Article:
Developing an online tool for identifying at-risk populations to wildfire smoke hazards

TitleDeveloping an online tool for identifying at-risk populations to wildfire smoke hazards
Publication TypeJournal Article
Year of Publication2018
AuthorsVaidyanathan, A
Secondary AuthorsYip, F
Tertiary AuthorsGarbe, P
JournalScience of The Total Environment
Start Page376
Keywordsonline tool, particulate matter, smoke and air quality, technical reports and journal articles, vulnerable populations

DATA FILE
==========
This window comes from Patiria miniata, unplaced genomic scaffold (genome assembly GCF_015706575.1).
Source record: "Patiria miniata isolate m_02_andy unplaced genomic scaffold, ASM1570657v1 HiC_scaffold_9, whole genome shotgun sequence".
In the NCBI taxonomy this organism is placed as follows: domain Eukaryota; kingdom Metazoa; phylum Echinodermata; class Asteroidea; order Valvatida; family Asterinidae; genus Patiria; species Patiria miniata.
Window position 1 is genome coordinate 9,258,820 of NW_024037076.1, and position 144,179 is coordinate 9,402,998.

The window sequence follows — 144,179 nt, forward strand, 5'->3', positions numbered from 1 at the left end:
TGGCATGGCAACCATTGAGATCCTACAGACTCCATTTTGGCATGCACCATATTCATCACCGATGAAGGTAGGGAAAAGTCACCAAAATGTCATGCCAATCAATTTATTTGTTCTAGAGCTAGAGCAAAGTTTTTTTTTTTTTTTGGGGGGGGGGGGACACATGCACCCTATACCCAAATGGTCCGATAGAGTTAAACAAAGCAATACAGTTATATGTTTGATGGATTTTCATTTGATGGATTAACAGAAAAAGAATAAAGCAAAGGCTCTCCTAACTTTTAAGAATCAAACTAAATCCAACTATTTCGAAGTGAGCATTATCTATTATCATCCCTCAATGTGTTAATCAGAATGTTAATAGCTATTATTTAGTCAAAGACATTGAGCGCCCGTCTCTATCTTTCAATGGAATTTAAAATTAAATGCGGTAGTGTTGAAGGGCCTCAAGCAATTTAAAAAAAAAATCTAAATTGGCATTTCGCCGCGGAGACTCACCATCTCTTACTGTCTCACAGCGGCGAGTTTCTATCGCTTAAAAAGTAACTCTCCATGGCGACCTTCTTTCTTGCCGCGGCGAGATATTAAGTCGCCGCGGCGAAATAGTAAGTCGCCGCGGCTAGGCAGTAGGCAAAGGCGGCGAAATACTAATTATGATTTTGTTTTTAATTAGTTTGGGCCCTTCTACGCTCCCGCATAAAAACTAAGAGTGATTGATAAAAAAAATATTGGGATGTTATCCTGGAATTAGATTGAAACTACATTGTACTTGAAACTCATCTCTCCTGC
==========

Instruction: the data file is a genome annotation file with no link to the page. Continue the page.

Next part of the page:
Wildfire episodes pose a significant public health threat in the United States. Adverse health impacts associated with wildfires occur near the burn area as well as in places far downwind due to wildfire smoke exposures. Health effects associated with exposure to particulate matter arising from wildfires can range from mild eye and respiratory tract irritation to more serious outcomes such as asthma exacerbation, bronchitis, and decreased lung function. Real-time operational forecasts of wildfire smoke concentrations are available but they are not readily integrated with information on vulnerable populations necessary to identify at-risk communities during wildfire smoke episodes. Efforts are currently underway at the Centers for Disease Control and Prevention (CDC) to develop an online tool that utilizes short-term predictions and forecasts of smoke concentrations and integrates them with measures of population-level vulnerability for identifying at-risk populations to wildfire smoke hazards. The tool will be operationalized on a national scale, seeking input and assistance from several academic, federal, state, local, Tribal, and Territorial partners. The final product will then be incorporated into CDC's National Environmental Public Health Tracking Network (, providing users with access to a suite of mapping and display functionalities. A real-time vulnerability assessment tool incorporating standardized health and exposure datasets, and prevention guidelines related to wildfire smoke hazards is currently unavailable for public health practitioners and emergency responders. This tool could strengthen existing situational awareness competencies, and expedite future response and recovery efforts during wildfire episodes.